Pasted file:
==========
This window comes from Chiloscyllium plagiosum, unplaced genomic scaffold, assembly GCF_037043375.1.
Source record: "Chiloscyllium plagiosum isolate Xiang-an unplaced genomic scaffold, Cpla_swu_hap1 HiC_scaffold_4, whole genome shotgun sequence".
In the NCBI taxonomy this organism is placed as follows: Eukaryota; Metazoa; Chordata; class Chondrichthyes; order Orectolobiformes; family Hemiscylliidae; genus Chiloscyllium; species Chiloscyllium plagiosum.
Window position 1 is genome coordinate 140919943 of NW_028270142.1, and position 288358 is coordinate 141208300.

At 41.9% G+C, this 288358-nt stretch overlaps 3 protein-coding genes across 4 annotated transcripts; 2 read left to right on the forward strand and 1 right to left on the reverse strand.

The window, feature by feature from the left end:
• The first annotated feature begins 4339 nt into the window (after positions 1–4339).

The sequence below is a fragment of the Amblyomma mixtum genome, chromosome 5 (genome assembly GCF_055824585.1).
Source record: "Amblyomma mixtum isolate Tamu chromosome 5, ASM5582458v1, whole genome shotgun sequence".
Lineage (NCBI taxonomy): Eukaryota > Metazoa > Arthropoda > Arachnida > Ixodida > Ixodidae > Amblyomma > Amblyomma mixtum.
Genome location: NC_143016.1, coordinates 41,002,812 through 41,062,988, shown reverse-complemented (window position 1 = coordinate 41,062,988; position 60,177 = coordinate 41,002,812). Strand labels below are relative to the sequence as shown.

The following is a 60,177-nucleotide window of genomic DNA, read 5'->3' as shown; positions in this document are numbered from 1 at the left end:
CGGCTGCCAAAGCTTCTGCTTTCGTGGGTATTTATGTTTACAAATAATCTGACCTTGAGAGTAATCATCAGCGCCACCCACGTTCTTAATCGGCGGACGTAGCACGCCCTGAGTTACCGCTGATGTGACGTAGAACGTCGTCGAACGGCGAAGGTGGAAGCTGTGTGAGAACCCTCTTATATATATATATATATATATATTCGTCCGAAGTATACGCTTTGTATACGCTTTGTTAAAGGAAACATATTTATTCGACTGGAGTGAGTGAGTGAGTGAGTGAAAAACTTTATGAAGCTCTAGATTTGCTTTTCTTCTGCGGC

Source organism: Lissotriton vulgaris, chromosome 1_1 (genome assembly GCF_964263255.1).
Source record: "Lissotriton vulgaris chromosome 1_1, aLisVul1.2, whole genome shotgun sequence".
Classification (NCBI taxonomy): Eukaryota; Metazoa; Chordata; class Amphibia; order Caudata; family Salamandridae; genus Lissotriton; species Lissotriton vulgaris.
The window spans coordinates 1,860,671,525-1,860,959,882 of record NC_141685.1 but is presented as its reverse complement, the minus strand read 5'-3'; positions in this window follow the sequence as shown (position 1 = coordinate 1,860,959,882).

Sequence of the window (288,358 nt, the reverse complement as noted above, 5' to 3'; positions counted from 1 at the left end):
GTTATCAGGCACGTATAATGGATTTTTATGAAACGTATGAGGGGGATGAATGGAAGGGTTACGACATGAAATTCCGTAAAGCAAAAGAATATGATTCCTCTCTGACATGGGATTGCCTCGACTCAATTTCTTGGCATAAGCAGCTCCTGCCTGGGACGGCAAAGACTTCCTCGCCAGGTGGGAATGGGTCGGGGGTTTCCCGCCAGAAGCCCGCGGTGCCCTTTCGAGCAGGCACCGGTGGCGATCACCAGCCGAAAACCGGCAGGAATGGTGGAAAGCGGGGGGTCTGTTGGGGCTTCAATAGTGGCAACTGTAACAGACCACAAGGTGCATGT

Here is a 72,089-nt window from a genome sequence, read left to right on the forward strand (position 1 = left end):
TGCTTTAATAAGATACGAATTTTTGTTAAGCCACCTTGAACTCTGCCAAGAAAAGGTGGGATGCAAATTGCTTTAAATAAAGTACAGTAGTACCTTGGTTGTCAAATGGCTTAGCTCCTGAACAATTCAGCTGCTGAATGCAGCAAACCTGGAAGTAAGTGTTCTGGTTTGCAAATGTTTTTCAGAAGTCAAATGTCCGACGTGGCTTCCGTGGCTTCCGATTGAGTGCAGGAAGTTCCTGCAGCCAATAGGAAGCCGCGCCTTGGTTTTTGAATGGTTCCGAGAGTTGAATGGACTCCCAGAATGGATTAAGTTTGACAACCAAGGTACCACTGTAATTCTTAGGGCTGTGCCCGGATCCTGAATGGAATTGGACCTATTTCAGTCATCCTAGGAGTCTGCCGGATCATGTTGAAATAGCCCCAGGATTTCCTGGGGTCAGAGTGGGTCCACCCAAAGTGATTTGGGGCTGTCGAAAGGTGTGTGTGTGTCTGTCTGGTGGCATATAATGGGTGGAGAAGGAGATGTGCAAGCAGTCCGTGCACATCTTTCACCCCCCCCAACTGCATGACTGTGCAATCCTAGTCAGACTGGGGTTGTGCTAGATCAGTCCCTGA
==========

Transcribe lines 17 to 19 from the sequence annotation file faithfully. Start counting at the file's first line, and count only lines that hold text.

The window spans coordinates 1,860,671,525-1,860,959,882 of record NC_141685.1 but is presented as its reverse complement, the minus strand read 5'-3'; positions in this window follow the sequence as shown (position 1 = coordinate 1,860,959,882).

Sequence of the window (288,358 nt, the reverse complement as noted above, 5' to 3'; positions counted from 1 at the left end):
GTTATCAGGCACGTATAATGGATTTTTATGAAACGTATGAGGGGGATGAATGGAAGGGTTACGACATGAAATTCCGTAAAGCAAAAGAATATGATTCCTCTCTGACATGGGATTGCCTCGACTCAATTTCTTGGCATAAGCAGCTCCTGCCTGGGACGGCAAAGACTTCCTCGCCAGGTGGGAATGGGTCGGGGGTTTCCCGCCAGAAGCCCGCGGTGCCCTTTCGAGCAGGCACCGGTGGCGATCACCAGCCGAAAACCGGCAGGAATGGTGGAAAGCGGGGGGTCTGTTGGGGCTTCAATAGTGGCAACTGTAACAGACCACAAGGTGCATGT